In truth, however, the feds never really stopped waging a multi-pronged attack on medical weed. The Treasury Department, for example, has unceasingly pressured banks to close dispensary accounts, while the Internal Revenue Service has targeted dispensaries for destruction by taxation. And with the 2010 midterm shellacking of Democrats, there was a growing perception that Ogden, or at least the perception of it, had become a 2012 presidential election liability for President Obama.
The October crackdown also was telegraphed in the June 29, 2011 "Cole Memo," which publicly walked back Ogden: "The Department's view of the efficient use of limited federal resources as articulated in the Ogden Memorandum has not changed. There has, however, been an increase in the scope of commercial cultivation, sale, distribution and use of marijuana for purported medical purposes. ... The Odgen Memorandum was never intended to shield such activities from federal enforcement action and prosecution, even where those activities purport to comply with state law."
Courtney Sheats, head of Americans for Safe Access Sacramento, said the Cole Memo made it clear what was going to happen next. "With the updated memo, we actually anticipated there being a shift in the climate," she said
And for the president, the crackdown appears to be a political win-win. The press conference and the ensuing uproar over dispensary closures burnishes his national Drug War credibility without costing him electoral votes in strongly Democratic California. "Obama needs that 20 percent in the middle, the undecideds, until the month before the election; and Obama wants to make sure, number-one, they don't see him as soft on drugs, and number two, they get some support from the law enforcement bureaucracy," said David Goldman, a leader at Americans for Safe Access in San Francisco.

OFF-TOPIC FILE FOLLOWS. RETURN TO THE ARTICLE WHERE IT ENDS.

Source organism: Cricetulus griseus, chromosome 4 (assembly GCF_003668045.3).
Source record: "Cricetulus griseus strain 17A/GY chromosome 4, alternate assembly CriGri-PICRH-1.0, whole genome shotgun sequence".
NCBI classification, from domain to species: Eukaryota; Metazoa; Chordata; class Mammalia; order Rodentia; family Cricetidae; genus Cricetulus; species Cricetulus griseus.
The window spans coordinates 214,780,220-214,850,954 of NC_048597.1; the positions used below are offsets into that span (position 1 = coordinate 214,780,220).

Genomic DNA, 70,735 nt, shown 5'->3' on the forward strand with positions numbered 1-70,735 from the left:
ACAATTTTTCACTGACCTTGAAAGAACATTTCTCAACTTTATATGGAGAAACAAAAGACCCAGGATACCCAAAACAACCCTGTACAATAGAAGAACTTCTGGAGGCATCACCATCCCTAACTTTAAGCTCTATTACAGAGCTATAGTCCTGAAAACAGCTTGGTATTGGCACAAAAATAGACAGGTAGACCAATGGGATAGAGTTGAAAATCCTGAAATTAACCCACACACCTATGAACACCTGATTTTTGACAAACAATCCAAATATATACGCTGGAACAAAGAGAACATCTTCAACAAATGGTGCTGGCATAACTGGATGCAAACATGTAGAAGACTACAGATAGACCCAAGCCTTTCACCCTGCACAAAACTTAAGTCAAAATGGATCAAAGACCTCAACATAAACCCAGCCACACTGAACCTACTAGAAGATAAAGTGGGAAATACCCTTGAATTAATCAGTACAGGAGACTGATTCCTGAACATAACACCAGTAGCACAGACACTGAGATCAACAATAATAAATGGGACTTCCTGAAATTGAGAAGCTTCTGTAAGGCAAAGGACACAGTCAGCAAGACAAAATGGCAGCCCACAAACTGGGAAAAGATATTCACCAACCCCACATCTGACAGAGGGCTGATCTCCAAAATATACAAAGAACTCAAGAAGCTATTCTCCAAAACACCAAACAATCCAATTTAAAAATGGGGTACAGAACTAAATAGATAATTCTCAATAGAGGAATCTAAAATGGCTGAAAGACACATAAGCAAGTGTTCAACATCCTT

In addition, the crackdown chastised an industry whose swagger was hitting historic levels. "One complaint filed against a south Orange County strip mall, for example, alleges that eight of the 11 second-floor suites in the buildings are occupied by marijuana stores," the US attorneys wrote.
The medical marijuana market had daylighted some of black-market pot's nastier elements, too. At a "now-closed marijuana store in the San Fernando Valley, two conspirators allegedly used encrypted smartphones to coordinate marijuana sales to places as far away as New York and estimated that they would each receive $194,000 in profits per month. In a San Diego dispensary case unsealed last week, six defendants were charged in a 77-count indictment that alleges a wide-ranging conspiracy that included numerous marijuana sales to under-aged persons."